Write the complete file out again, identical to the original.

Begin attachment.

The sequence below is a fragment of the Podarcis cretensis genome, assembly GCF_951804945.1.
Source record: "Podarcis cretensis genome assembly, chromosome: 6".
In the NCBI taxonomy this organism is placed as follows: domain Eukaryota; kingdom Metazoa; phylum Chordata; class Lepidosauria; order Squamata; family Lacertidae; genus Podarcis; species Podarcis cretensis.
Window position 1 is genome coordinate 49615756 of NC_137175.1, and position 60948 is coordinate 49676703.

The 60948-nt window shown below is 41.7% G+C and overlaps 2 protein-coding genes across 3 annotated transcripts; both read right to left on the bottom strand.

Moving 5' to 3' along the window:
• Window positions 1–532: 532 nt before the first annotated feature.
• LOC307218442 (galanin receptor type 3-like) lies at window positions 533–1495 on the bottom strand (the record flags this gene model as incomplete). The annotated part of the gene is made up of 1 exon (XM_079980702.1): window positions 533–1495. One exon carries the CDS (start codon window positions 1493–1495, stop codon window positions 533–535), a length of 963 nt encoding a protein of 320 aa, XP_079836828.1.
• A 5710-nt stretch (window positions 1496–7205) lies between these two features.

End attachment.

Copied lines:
The sequence below is a fragment of the Podarcis cretensis genome, assembly GCF_951804945.1.
Source record: "Podarcis cretensis genome assembly, chromosome: 6".
In the NCBI taxonomy this organism is placed as follows: domain Eukaryota; kingdom Metazoa; phylum Chordata; class Lepidosauria; order Squamata; family Lacertidae; genus Podarcis; species Podarcis cretensis.
Window position 1 is genome coordinate 49615756 of NC_137175.1, and position 60948 is coordinate 49676703.

The 60948-nt window shown below is 41.7% G+C and overlaps 2 protein-coding genes across 3 annotated transcripts; both read right to left on the bottom strand.

Moving 5' to 3' along the window:
• Window positions 1–532: 532 nt before the first annotated feature.
• LOC307218442 (galanin receptor type 3-like) lies at window positions 533–1495 on the bottom strand (the record flags this gene model as incomplete). The annotated part of the gene is made up of 1 exon (XM_079980702.1): window positions 533–1495. One exon carries the CDS (start codon window positions 1493–1495, stop codon window positions 533–535), a length of 963 nt encoding a protein of 320 aa, XP_079836828.1.
• A 5710-nt stretch (window positions 1496–7205) lies between these two features.